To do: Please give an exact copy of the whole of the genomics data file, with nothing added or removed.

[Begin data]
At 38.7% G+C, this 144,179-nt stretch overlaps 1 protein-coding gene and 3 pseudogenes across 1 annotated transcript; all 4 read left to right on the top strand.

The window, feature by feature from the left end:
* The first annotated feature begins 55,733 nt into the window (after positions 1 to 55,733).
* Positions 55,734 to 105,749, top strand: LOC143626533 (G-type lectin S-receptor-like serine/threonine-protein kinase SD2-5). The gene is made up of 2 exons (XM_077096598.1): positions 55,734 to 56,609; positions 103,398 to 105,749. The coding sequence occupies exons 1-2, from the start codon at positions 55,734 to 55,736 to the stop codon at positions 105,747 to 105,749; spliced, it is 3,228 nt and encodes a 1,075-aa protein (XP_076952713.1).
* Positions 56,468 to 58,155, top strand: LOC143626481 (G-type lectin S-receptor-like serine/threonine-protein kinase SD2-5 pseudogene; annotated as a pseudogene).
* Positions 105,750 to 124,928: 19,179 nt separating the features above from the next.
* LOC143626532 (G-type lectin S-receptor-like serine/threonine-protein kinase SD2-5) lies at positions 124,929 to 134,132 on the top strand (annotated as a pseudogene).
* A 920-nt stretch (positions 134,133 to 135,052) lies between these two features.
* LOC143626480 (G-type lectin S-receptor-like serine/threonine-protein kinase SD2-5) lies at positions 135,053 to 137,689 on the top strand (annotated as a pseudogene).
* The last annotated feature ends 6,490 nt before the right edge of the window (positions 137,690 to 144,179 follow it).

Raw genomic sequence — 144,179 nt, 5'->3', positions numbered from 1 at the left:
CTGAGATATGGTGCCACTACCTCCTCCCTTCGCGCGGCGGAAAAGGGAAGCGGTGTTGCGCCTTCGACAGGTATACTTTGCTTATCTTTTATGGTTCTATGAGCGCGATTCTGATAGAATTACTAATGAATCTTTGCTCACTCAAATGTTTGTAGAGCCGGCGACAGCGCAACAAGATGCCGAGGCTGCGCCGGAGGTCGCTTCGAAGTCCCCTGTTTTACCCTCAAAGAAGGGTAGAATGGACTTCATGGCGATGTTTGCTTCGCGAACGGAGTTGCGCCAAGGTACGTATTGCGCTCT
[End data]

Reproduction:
At 38.7% G+C, this 144,179-nt stretch overlaps 1 protein-coding gene and 3 pseudogenes across 1 annotated transcript; all 4 read left to right on the top strand.

The window, feature by feature from the left end:
* The first annotated feature begins 55,733 nt into the window (after positions 1 to 55,733).
* Positions 55,734 to 105,749, top strand: LOC143626533 (G-type lectin S-receptor-like serine/threonine-protein kinase SD2-5). The gene is made up of 2 exons (XM_077096598.1): positions 55,734 to 56,609; positions 103,398 to 105,749. The coding sequence occupies exons 1-2, from the start codon at positions 55,734 to 55,736 to the stop codon at positions 105,747 to 105,749; spliced, it is 3,228 nt and encodes a 1,075-aa protein (XP_076952713.1).
* Positions 56,468 to 58,155, top strand: LOC143626481 (G-type lectin S-receptor-like serine/threonine-protein kinase SD2-5 pseudogene; annotated as a pseudogene).
* Positions 105,750 to 124,928: 19,179 nt separating the features above from the next.
* LOC143626532 (G-type lectin S-receptor-like serine/threonine-protein kinase SD2-5) lies at positions 124,929 to 134,132 on the top strand (annotated as a pseudogene).
* A 920-nt stretch (positions 134,133 to 135,052) lies between these two features.
* LOC143626480 (G-type lectin S-receptor-like serine/threonine-protein kinase SD2-5) lies at positions 135,053 to 137,689 on the top strand (annotated as a pseudogene).
* The last annotated feature ends 6,490 nt before the right edge of the window (positions 137,690 to 144,179 follow it).

Raw genomic sequence — 144,179 nt, 5'->3', positions numbered from 1 at the left:
CTGAGATATGGTGCCACTACCTCCTCCCTTCGCGCGGCGGAAAAGGGAAGCGGTGTTGCGCCTTCGACAGGTATACTTTGCTTATCTTTTATGGTTCTATGAGCGCGATTCTGATAGAATTACTAATGAATCTTTGCTCACTCAAATGTTTGTAGAGCCGGCGACAGCGCAACAAGATGCCGAGGCTGCGCCGGAGGTCGCTTCGAAGTCCCCTGTTTTACCCTCAAAGAAGGGTAGAATGGACTTCATGGCGATGTTTGCTTCGCGAACGGAGTTGCGCCAAGGTACGTATTGCGCTCT